Seventy-five years ago, President Franklin Delano Roosevelt signed Executive Order 9066, sending nearly 120,000 Japanese and U.S. citizens to internment camps around the United States. One was former Baltimore Sun reporter Gene Oishi, then 8 years old.
Gene Oishi grew up in Guadalupe, Calif., his life split between two cultures: Japanese and American. He and his friends spoke Japanese and English. They went to see both Japanese movies and Hollywood movies at the local theater. Every year his family celebrated the Emperor’s birthday, shouting “Bonsai!”
His bi-cultural existence was threatened by the looming onset of war. He remembers his mother reading about the possibility in a Japanese magazine she had sent from abroad.
“I recall my mother whispered to herself, ‘I hope it never happens.’ I said ‘What?’”
She evaded for a minute before admitting that she was afraid a war would soon break out between Japan and America.
To a Japanese-American kid like Oishi, the prospect was “absolute horror.”
“The world was split apart for me,” he said.
“‘Get ‘Em Out—And Quickly,’ Californians Say of Japs,” ran a headline in The Baltimore Sun on March 16, 1942. Japanese people, it seemed, were situated all around areas of strategic military importance. It could just be coincidence, the paper acknowledged. But a grand Japanese conspiracy seemed more likely, given the anti-Japanese hysteria of the time.
One of those persons deemed a threat was Gene Oishi’s father, a farmer who’d come to America in 1903, trying to make some money. “He was something of a big shot in the Japanese community,” Oishi said. His status made him a threat in the eyes of the FBI, which kept a close eye on him.
He was arrested at 2 a.m. on the same day as the Pearl Harbor attack.
Later investigations have shown that the U.S. lacked any intelligence of Japanese espionage. There was no reason to believe that Oishi’s father, or any of the 120,000 Japanese people sent to internment camps during World War II, posed a threat to the United States. In the 1980s, President Ronald Reagan acknowledged it was a mistake; survivors were paid $20,000 in reparations to help compensate for their financial losses decades earlier.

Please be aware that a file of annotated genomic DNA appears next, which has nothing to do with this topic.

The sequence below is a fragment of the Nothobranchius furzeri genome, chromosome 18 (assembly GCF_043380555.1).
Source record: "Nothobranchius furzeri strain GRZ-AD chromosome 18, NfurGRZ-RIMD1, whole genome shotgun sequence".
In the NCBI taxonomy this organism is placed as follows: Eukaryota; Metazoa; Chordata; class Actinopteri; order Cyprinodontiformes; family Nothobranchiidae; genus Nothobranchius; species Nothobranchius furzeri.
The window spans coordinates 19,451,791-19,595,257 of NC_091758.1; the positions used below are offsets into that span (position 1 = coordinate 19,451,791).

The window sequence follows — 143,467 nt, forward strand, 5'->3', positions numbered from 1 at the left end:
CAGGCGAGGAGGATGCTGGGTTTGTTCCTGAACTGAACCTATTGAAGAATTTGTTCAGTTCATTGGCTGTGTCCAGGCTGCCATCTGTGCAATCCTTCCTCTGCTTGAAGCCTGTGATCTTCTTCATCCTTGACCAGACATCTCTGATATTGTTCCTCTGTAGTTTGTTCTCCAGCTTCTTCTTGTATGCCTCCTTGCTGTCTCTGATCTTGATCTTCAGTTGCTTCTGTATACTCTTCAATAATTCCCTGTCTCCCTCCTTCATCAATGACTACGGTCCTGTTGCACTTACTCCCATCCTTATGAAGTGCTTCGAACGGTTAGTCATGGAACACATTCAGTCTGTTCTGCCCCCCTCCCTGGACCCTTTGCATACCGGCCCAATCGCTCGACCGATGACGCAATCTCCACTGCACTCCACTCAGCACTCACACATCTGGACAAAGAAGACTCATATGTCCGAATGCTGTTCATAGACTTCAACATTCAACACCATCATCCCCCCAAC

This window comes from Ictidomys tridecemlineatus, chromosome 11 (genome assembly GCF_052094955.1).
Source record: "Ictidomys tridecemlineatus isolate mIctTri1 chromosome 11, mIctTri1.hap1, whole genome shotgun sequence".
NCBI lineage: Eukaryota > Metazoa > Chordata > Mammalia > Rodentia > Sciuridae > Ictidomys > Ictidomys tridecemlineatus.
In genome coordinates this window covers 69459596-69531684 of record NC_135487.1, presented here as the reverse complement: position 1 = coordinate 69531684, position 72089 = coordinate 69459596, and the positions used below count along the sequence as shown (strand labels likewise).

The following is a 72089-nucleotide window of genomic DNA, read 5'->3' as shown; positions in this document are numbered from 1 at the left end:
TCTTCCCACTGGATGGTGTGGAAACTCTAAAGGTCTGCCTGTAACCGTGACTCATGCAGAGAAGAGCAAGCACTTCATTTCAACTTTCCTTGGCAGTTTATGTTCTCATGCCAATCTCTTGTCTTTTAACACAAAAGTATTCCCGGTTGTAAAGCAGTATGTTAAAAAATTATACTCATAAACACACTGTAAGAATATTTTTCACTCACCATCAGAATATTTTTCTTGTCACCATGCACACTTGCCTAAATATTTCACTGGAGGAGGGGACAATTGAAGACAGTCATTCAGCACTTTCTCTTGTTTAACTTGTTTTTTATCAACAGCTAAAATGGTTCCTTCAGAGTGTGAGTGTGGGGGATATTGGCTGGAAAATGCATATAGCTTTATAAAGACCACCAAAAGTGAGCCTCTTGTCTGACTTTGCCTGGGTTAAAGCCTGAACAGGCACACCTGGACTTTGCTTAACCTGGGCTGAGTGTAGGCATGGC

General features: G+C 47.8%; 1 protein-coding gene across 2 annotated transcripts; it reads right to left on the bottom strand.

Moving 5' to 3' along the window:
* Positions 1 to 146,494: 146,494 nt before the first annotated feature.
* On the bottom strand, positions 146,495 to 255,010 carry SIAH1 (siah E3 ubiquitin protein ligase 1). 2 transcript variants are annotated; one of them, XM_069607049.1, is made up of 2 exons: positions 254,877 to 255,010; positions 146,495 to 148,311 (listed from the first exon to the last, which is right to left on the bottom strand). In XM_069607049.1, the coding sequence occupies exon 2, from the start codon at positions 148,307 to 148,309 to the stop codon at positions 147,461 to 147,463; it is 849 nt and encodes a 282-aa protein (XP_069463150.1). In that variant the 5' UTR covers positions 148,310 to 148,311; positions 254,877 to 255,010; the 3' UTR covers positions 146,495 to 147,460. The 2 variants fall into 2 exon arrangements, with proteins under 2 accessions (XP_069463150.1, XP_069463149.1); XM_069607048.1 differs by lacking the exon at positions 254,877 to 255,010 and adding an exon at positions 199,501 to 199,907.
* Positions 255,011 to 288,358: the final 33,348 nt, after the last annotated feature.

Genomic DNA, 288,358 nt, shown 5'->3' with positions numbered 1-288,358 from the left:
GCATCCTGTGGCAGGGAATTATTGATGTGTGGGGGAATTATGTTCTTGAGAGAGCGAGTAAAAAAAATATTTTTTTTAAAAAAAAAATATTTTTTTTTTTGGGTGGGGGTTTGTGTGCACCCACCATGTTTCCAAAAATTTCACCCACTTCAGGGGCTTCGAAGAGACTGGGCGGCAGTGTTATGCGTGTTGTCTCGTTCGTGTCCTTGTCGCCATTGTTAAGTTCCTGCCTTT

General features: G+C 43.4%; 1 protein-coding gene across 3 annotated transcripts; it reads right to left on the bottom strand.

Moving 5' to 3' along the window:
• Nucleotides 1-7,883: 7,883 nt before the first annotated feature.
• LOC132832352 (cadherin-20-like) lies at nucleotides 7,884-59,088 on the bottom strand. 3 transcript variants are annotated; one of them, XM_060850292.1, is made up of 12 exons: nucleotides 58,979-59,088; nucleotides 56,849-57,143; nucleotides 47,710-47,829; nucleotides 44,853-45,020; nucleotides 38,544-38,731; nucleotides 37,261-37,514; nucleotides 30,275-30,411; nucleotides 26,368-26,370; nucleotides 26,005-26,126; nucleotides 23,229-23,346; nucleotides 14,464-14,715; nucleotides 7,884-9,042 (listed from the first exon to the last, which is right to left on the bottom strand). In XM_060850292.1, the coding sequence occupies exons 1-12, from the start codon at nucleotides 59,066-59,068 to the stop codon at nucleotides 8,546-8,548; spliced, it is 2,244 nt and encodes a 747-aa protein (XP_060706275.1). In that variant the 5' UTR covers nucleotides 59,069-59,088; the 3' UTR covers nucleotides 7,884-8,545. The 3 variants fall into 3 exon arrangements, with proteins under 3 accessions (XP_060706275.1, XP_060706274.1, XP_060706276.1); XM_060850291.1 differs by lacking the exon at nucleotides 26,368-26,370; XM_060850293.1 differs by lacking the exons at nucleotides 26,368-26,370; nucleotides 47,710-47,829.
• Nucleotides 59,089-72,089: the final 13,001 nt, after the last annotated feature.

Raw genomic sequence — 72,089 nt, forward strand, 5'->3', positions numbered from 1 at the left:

“That’s what war does to people’s thinking,” Oishi, 83, said over the phone from his home in Mount Washington.
A few months later came internment. “We used to call it ‘the evacuation,’” Oishi said. “That sort of sounds like it was being done for our own good.”
The family sold their belongings. The piano. The washing machine. They bought hiking boots and backpacks and duffel bags. Internees were limited to what the could carry; at home, the children practiced with the backpacks, testing their abilities. Oishi’s brother brought an illicit radio. Dentists brought medical equipment, and others brought tools that would eventually prove useful in the camps.
Oishi was 8 when he got to his first camp, 9 when they got to the permanent camp where he and his mother spent the next three years. (His father eventually was released from prison and allowed to join the family).
Oishi only later realized that the adults of his parents’ generation believed they were being sent to extermination camps, not internment camps – that they would be left in the desert to die.